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Sunday, March 21, 2010

A Smart Eleven Plus Child

Helping a child to learn how to cope with reasonably complex probability questions is sometimes a little stressful for the even the most able eleven plus child. Here is a simple suggestion. Gather all the family together. You need five members. The experiment will still work of you `borrow’ next door’s child.

Purchase 30 packets of smarties. Sort the smarties into colours within ten bags. Make sure that the red smarties predominate in the majority of the bags. Blue smarties should be the major colour in the rest of the bags.

Empty the rest of the smarties into a bowl – and invite all concerned to share the plunder.

Place the bags under a towel – and mix them up. Ask one person to take one bag from under the towel. You have now established that the bag was chosen by chance.

Hold the bag up and ask each person to estimate how many smarties are likely to be in the bag. Keep it simple. Are there likely to be more smarties or less?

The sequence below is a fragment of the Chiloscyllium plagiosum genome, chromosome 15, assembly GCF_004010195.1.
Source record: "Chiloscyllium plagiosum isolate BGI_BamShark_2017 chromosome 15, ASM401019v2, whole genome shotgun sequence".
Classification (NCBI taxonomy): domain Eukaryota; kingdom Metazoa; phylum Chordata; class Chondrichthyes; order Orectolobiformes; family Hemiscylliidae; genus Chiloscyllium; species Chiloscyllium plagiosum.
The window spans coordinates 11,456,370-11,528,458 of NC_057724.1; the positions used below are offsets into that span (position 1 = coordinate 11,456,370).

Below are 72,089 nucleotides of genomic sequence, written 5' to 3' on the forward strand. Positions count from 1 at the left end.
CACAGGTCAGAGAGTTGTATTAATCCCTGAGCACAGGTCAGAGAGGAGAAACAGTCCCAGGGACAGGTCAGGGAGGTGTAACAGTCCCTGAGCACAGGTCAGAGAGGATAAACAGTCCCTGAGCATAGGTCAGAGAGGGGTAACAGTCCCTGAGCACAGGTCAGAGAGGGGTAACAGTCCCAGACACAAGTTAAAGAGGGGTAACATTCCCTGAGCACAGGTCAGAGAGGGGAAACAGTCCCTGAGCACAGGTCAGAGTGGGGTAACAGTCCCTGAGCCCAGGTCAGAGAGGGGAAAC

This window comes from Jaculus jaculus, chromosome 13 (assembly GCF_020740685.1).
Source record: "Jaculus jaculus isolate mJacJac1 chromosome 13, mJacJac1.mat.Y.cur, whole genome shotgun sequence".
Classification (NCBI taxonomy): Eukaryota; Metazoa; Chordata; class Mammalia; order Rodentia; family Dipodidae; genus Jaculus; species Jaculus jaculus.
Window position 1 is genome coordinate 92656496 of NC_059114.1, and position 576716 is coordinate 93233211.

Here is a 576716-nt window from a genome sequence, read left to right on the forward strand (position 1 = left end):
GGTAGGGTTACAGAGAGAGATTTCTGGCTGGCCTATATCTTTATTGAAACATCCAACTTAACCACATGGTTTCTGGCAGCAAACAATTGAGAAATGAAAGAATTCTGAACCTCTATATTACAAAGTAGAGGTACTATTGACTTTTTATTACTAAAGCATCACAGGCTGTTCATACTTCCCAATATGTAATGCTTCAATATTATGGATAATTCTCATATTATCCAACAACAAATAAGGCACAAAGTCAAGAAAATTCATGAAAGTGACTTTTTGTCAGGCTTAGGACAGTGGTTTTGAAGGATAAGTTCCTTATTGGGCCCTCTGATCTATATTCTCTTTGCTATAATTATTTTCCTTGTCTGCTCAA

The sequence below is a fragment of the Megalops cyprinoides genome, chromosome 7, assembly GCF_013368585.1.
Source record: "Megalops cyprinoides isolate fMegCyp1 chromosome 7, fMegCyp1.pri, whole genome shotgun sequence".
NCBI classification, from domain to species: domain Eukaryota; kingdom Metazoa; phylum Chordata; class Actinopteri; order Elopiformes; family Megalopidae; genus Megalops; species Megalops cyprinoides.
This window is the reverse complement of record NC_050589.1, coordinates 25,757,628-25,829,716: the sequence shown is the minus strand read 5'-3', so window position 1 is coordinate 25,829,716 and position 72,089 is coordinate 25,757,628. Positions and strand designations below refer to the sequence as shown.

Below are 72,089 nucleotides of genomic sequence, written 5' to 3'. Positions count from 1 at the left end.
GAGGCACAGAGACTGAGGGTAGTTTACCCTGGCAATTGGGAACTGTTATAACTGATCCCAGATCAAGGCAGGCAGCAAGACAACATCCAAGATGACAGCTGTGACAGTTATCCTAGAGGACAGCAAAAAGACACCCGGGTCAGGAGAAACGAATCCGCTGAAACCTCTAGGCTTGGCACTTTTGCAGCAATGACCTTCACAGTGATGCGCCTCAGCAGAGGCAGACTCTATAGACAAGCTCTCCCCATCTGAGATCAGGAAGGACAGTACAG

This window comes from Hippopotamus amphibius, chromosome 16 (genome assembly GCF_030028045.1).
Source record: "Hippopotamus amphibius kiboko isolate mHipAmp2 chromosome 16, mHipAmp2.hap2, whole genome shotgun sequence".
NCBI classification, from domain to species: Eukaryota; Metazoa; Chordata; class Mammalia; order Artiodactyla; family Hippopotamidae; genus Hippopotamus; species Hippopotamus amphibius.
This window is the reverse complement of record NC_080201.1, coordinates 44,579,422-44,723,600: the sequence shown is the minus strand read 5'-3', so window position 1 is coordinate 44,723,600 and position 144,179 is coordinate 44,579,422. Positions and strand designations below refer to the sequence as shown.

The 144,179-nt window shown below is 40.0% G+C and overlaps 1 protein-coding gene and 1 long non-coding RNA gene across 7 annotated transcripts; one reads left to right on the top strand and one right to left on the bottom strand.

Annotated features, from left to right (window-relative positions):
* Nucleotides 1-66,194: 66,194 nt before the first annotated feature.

Now ask each person to select a bag and repeat the question. Are there more or fewer red smarties?

By now the more mathematically able readers will have worked out that if there were more smarties in one particular bag it is possible that there will be fewer smarties in the other bags that were chosen.

The ratios will keep changing as each of the bags is selected and then used.

Now comes the fun part. Each person has to empty out their bag and count the number of smarties. They must keep their proportion of red smarties – if that was the predominant colour. Each person then rounds up the proportions to arrive at simple ratios like 70 : 60 or 60 : 40. They then eat the residue.

The whole sequence has to be repeated with the remaining five bags. This gives us a range of reasonably exotic questions on probability. We are now entering the realms of binomial probability which is to do with the outcome of several successive decisions, each of which has two possible outcomes.

If your eleven plus child can cope with binomial probability (you will have used the example of repeated heads and tails) and with the after effects of eating hundreds of smarties then you know you are a true eleven plus parent. You are genuinely a person to be revered and looked up by all concerned. As you prepare the breakfast tomorrow morning you will hum a little probability song.

I am a member of a binomial probability family.
I know the coin will be heads or tails.
If my child gets a question on one in the exam,
I know my child will be a real little smartie.

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